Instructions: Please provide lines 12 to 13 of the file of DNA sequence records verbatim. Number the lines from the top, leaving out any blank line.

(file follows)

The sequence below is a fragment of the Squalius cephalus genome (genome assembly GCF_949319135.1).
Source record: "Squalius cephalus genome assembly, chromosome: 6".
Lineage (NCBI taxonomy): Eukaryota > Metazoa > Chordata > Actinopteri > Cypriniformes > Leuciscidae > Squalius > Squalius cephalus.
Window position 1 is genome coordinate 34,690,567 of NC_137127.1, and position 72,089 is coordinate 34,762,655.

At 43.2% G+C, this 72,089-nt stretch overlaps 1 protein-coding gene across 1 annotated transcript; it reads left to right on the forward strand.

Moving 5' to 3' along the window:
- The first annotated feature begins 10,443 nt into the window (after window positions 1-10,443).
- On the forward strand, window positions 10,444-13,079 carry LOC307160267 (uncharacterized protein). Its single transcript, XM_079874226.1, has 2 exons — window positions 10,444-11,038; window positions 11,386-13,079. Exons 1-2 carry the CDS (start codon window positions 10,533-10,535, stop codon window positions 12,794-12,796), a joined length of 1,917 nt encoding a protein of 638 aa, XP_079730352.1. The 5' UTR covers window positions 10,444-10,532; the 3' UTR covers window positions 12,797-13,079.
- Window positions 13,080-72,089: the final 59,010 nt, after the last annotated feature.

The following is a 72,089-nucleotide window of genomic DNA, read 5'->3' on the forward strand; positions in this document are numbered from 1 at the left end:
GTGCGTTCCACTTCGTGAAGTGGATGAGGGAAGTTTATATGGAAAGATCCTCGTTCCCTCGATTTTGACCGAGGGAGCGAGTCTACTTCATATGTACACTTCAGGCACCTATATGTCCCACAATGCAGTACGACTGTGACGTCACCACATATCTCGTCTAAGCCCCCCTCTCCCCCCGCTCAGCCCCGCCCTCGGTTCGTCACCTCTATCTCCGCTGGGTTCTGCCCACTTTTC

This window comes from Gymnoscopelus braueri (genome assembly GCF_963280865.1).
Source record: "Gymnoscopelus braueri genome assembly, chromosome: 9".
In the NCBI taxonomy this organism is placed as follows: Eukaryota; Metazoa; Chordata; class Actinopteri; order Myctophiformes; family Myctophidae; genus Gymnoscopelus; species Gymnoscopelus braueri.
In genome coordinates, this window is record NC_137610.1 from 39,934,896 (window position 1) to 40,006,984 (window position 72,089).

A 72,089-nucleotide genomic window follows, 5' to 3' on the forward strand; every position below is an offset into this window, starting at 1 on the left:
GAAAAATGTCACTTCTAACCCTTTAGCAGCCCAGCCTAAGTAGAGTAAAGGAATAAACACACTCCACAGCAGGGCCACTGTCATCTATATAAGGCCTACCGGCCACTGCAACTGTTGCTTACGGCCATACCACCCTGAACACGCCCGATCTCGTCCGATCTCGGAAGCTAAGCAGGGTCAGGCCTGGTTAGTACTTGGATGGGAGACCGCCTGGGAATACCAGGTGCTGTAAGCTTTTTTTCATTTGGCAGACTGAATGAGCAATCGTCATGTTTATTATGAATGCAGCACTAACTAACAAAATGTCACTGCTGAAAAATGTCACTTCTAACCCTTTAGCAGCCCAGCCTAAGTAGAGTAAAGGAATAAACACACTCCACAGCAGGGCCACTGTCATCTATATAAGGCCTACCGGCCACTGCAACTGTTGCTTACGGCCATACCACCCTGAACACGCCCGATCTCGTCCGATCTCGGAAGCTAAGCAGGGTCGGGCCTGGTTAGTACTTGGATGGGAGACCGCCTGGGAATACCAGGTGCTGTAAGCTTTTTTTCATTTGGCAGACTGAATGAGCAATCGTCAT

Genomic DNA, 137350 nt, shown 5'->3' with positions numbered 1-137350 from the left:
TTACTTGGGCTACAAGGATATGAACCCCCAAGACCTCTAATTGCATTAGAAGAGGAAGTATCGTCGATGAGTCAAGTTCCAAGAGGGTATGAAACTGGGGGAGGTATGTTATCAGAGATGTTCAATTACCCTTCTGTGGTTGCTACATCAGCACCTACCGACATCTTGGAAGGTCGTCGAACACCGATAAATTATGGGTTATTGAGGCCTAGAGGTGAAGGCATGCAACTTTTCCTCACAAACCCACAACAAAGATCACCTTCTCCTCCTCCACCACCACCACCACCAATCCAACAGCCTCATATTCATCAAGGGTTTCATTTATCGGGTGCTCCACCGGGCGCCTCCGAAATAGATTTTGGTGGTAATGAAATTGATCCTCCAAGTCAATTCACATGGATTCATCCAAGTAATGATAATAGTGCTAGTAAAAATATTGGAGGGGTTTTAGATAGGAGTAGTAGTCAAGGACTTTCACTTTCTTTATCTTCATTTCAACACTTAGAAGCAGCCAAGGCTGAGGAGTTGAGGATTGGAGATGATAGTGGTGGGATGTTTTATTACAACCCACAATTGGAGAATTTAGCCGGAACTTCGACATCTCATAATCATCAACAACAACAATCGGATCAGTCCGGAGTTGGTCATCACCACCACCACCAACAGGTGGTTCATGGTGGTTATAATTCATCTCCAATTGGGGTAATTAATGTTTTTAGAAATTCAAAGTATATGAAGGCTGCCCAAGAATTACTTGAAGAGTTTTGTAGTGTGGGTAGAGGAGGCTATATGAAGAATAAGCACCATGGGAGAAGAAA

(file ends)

This window comes from Gymnoscopelus braueri (genome assembly GCF_963280865.1).
Source record: "Gymnoscopelus braueri genome assembly, chromosome: 9".